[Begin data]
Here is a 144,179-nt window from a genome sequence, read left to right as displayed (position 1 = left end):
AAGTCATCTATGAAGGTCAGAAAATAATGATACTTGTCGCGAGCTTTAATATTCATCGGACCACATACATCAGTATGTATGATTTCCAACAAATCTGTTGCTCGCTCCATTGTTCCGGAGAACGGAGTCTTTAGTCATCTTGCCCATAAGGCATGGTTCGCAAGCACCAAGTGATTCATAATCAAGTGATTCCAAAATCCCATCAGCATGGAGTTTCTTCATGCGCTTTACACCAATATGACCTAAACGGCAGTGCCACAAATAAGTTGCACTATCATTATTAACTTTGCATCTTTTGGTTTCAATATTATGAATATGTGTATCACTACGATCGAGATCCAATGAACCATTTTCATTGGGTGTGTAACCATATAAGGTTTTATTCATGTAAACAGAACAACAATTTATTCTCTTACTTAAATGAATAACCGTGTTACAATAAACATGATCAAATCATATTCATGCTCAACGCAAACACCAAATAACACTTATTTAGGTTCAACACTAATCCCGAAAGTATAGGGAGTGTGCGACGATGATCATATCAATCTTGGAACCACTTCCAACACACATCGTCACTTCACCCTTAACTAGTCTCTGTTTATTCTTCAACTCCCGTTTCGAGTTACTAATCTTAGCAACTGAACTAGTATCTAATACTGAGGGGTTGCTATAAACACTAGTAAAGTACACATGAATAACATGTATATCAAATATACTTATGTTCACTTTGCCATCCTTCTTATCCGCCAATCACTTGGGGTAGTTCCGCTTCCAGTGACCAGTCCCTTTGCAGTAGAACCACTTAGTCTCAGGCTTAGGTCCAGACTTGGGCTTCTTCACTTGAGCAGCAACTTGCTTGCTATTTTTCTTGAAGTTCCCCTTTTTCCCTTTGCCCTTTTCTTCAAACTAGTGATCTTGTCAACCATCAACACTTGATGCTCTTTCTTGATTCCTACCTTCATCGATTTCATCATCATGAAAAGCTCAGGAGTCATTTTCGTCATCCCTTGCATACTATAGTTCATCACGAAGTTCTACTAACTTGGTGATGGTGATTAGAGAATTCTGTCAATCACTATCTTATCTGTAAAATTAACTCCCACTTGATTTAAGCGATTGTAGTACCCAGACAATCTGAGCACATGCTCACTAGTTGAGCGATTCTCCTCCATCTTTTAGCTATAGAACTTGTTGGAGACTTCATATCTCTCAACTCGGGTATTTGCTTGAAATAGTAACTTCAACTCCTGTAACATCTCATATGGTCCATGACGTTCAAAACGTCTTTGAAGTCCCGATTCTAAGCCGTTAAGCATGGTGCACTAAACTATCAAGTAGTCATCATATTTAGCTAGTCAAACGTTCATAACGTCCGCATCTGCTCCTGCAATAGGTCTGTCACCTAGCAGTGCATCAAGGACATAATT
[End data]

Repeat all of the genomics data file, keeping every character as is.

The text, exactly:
Here is a 144,179-nt window from a genome sequence, read left to right as displayed (position 1 = left end):
AAGTCATCTATGAAGGTCAGAAAATAATGATACTTGTCGCGAGCTTTAATATTCATCGGACCACATACATCAGTATGTATGATTTCCAACAAATCTGTTGCTCGCTCCATTGTTCCGGAGAACGGAGTCTTTAGTCATCTTGCCCATAAGGCATGGTTCGCAAGCACCAAGTGATTCATAATCAAGTGATTCCAAAATCCCATCAGCATGGAGTTTCTTCATGCGCTTTACACCAATATGACCTAAACGGCAGTGCCACAAATAAGTTGCACTATCATTATTAACTTTGCATCTTTTGGTTTCAATATTATGAATATGTGTATCACTACGATCGAGATCCAATGAACCATTTTCATTGGGTGTGTAACCATATAAGGTTTTATTCATGTAAACAGAACAACAATTTATTCTCTTACTTAAATGAATAACCGTGTTACAATAAACATGATCAAATCATATTCATGCTCAACGCAAACACCAAATAACACTTATTTAGGTTCAACACTAATCCCGAAAGTATAGGGAGTGTGCGACGATGATCATATCAATCTTGGAACCACTTCCAACACACATCGTCACTTCACCCTTAACTAGTCTCTGTTTATTCTTCAACTCCCGTTTCGAGTTACTAATCTTAGCAACTGAACTAGTATCTAATACTGAGGGGTTGCTATAAACACTAGTAAAGTACACATGAATAACATGTATATCAAATATACTTATGTTCACTTTGCCATCCTTCTTATCCGCCAATCACTTGGGGTAGTTCCGCTTCCAGTGACCAGTCCCTTTGCAGTAGAACCACTTAGTCTCAGGCTTAGGTCCAGACTTGGGCTTCTTCACTTGAGCAGCAACTTGCTTGCTATTTTTCTTGAAGTTCCCCTTTTTCCCTTTGCCCTTTTCTTCAAACTAGTGATCTTGTCAACCATCAACACTTGATGCTCTTTCTTGATTCCTACCTTCATCGATTTCATCATCATGAAAAGCTCAGGAGTCATTTTCGTCATCCCTTGCATACTATAGTTCATCACGAAGTTCTACTAACTTGGTGATGGTGATTAGAGAATTCTGTCAATCACTATCTTATCTGTAAAATTAACTCCCACTTGATTTAAGCGATTGTAGTACCCAGACAATCTGAGCACATGCTCACTAGTTGAGCGATTCTCCTCCATCTTTTAGCTATAGAACTTGTTGGAGACTTCATATCTCTCAACTCGGGTATTTGCTTGAAATAGTAACTTCAACTCCTGTAACATCTCATATGGTCCATGACGTTCAAAACGTCTTTGAAGTCCCGATTCTAAGCCGTTAAGCATGGTGCACTAAACTATCAAGTAGTCATCATATTTAGCTAGTCAAACGTTCATAACGTCCGCATCTGCTCCTGCAATAGGTCTGTCACCTAGCAGTGCATCAAGGACATAATT